Coronavirus risk lowered for this blood type, studies suggest

  • Coronavirus risk lowered for this blood type, studies suggest

Coronavirus risk lowered for this blood type, studies suggest

Preliminary results from an ongoing study suggest that those with a certain blood type may have some protection against the novel coronavirus.

They also controlled for ethnicity, as blood group distributions differ among ethnic groups, and maintained that fewer people with blood type O tested positive for Covid-19.

As part of the study, the team of researchers gathered Danish health registry data from more than 473,000 individuals tested for COVID-19 and compared it to data from a control group of more than 2.2 million people, as per a report by news agency IANS.

Interestingly, the researchers found that among those who tested positive for the virus, a lower percentage had type O blood, while a higher percentage had blood types A, B, or AB. One looked at 95 critically ill COVID-19 patients at hospitals in Vancouver, Canada, between February and April. This means that it's not clear how the relationship between blood type and Covid-19 works and any link may be coincidental.

Also, people with type A and AB did not require a longer duration of hospitalisation but did remain in the intensive care unit (ICU) for longer on average, compared to people with types O or B, indicating a more severe form of COVID-19.

However, blood types A and AB are at most risk and vulnerable to the infection.

Interestingly, blood groups, A and AB were also associated with complications post-hospitalization, such as myocarditis, lung injury and renal damage.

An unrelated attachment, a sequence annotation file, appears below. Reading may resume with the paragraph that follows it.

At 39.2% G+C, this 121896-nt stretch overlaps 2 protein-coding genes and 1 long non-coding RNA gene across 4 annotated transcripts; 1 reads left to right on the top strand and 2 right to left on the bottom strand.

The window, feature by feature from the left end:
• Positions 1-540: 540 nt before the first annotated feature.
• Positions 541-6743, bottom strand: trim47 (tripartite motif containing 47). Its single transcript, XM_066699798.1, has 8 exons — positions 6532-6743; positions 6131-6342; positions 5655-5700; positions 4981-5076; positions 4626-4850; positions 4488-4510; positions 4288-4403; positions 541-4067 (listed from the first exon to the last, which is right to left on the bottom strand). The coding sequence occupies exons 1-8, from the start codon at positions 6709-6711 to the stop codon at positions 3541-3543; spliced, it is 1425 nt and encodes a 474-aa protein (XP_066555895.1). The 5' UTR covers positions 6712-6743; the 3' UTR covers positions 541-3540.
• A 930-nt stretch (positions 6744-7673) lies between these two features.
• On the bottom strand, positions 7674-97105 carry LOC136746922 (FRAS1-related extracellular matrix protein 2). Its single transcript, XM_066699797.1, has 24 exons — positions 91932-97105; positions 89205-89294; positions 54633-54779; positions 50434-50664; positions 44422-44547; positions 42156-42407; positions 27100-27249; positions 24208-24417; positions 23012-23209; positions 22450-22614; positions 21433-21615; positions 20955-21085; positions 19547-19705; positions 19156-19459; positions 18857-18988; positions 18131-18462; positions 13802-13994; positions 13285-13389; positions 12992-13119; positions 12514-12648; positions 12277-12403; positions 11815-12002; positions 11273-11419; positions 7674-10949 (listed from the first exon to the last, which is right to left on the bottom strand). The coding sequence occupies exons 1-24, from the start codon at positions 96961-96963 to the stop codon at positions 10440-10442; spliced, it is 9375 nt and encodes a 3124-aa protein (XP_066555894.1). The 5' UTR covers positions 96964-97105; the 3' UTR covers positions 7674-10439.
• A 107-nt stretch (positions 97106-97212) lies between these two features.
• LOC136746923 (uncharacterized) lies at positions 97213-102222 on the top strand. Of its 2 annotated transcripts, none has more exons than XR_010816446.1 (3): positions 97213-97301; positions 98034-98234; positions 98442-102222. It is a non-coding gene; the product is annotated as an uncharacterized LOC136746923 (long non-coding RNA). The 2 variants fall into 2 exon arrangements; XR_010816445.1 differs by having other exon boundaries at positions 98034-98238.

Two studies on the topic were published Wednesday in the journal Blood Advances, a publication of the American Society of Hematology.

However, in both studies, the scientists said more research was needed. For example, people with type A blood produce different antibodies to people with blood type O. It's still not known, however, whether this has any significant effect on a person's ability to battle Covid-19.

The two studies provide further evidence that blood type or blood type can play an important role in a person's susceptibility to infection and their likelihood of having a severe attack of the disease.

Past research has also suggested that people with Type O blood were less susceptible to SARS, which shares 80 percent of its genetic code with the new coronavirus. "And if you're blood group O, you're not free to go to the pubs and bars".

"I don't think this supersedes other risk factors of severity like age and comorbidities and so forth", he told CNN, adding, "if one is blood group A, you don't need to start panicking".